III. The Blessed Assurance

This also has a very positive assurance for us. As many as are led by the Spirit of God, they are the sons of God. The "they" in the original is the most emphatic. It has a double emphasis. It means, as I said in the beginning, that they and only they are sons. You and I cannot claim to be sons unless we have that leading of the Spirit. It means in the second place, that they surely—all of them—have that assurance that they are sons.

This is true in a twofold sense. First of all, the Spirit is the Spirit of adoption who assures us of our adoption. Foster parents make sure that the adoption of their children is legal. But they also assure those children that they are theirs. They want them to know beyond a shadow of doubt that they belong, that they belong to those parents in that home, and that all the privileges and rights of children are theirs as if they were their very own.

Well, God does just that. He assures us by His Spirit in our hearts that we belong to our faithful Saviour Jesus Christ, and that all the rights and privileges of children belong to us. All the blessings of salvation are ours. Even when we wander away, He remains faithful. He says, "Let the wicked forsake his way, and the unrighteous man his thoughts, and let him return to the Lord and He will show him mercy. Seek me while I may be found, call upon me even while I am near." He forgives not once, but every day anew. He continues to lead and draw, to cleanse and save, even unto our dying breath.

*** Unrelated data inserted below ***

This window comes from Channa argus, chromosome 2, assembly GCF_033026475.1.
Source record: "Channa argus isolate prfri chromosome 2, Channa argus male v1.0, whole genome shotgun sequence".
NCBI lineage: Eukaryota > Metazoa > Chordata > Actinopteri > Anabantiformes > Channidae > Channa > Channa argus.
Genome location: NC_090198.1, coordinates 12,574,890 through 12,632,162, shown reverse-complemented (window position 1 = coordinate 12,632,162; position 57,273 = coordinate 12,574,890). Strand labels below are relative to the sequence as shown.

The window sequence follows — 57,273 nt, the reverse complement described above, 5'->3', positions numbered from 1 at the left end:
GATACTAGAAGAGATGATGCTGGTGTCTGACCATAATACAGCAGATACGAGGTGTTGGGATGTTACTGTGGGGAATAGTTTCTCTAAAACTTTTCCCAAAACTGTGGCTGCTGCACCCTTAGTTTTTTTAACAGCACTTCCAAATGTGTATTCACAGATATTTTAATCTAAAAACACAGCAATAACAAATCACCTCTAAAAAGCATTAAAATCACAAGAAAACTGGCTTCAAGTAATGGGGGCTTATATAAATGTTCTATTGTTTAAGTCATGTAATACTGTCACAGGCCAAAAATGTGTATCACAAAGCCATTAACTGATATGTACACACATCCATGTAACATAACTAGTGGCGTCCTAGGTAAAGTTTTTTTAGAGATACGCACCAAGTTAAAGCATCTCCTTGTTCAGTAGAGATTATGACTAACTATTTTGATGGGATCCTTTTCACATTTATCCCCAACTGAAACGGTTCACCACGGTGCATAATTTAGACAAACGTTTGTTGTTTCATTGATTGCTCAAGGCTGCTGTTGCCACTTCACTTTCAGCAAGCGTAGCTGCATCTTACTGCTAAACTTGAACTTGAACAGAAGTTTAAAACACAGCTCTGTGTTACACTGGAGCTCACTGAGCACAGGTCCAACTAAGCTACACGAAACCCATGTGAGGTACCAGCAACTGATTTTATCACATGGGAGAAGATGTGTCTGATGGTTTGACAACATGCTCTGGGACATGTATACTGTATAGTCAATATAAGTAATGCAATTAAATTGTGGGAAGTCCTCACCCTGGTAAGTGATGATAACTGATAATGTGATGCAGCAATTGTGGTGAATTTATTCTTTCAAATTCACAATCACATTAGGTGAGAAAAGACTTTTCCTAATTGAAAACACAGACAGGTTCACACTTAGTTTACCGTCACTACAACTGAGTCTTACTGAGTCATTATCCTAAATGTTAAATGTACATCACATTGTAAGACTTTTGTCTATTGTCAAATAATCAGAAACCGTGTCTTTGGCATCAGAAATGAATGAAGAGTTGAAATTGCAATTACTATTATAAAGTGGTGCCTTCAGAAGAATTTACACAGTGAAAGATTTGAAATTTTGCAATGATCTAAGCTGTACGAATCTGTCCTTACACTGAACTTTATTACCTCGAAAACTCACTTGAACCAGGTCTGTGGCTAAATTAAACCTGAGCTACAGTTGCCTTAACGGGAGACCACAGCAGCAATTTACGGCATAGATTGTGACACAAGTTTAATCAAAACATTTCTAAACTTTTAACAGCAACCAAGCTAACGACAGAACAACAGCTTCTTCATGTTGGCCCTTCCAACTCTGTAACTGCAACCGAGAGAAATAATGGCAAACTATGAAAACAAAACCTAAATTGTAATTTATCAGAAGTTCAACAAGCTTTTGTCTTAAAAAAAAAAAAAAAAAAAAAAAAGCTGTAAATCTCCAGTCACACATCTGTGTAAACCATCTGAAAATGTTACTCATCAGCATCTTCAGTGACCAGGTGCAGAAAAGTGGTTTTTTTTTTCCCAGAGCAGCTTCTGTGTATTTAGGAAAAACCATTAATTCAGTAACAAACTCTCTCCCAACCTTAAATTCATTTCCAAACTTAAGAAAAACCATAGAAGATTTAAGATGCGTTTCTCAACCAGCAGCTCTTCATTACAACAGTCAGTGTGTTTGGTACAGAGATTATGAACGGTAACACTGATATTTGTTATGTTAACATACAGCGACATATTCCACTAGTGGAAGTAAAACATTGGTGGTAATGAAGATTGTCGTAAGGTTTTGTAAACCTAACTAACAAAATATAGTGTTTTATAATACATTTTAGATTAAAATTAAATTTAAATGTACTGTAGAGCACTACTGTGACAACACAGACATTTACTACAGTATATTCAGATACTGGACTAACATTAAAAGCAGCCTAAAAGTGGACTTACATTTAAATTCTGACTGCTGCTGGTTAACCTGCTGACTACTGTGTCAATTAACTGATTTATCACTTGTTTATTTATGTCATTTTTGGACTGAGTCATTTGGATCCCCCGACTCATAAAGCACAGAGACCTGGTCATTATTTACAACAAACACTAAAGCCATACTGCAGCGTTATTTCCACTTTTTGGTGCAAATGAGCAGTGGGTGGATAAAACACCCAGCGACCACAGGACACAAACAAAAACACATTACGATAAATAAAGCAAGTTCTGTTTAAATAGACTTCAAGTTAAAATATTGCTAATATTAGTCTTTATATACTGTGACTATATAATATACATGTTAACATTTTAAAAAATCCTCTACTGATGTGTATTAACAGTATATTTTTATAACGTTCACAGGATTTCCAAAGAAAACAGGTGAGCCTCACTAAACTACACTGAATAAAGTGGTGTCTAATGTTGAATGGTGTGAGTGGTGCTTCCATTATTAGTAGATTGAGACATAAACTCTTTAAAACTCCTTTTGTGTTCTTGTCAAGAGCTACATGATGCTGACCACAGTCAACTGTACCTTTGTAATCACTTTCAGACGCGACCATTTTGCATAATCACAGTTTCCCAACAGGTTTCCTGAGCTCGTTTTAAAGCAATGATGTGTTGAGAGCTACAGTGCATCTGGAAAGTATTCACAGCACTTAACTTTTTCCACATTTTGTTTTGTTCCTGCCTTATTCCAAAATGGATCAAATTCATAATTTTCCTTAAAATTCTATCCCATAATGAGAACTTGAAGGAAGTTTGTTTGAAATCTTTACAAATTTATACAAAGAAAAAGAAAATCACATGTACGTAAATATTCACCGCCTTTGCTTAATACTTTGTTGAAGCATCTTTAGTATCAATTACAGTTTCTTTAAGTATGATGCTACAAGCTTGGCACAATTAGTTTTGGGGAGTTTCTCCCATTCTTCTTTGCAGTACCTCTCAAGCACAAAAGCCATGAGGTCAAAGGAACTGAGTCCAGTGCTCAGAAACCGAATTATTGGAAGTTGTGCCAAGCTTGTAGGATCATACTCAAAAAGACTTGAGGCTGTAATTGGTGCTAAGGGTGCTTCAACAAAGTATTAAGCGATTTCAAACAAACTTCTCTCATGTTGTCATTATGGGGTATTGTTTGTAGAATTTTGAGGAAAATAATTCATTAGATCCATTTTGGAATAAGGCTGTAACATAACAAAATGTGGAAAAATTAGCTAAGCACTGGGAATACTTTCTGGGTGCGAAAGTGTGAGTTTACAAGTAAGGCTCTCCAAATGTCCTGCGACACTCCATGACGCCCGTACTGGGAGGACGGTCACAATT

But that is always only when we are led by the Spirit. We can often be so filled with doubts and fears. Our salvation seems so uncertain. Our assurance is so completely lacking. This is brought on by nothing else than sin. What follows is that we are so far from God. We feel as if God is far from us. Our prayers are so cold, so lifeless, so meaningless. God does not seem to answer. God does not seem to care. Sin does that too. Sin always brings separation between God and us. God’s hand is never shortened, but our sins stand between us and God so that our spiritual life becomes ever more dormant.

Therefore we must seek the Lord in prayer. And seeking Him, we must turn from every evil way. Then we discover that even in that it is the Holy Spirit who leads. Seemingly He had left us, yet He had not forsaken us. He draws us back to God, back to the throne of grace and to the mercy seat. Always again we experience abundant mercy.

Then we experience the blessedness of being sons. We cry, we cry aloud, even from the depths of our souls saying, "Abba, Father." In love we turn to God to call him our Father. In devotion we put renewed trust in him. In fear we worship Him. In thanksgiving we commit all our way to Him. And He gives us His peace. Amen.

The life of Rev. Cornelius Hanko, the author of these devotional sermons on Romans 8, is covered in his memoirs, Less Than the Least.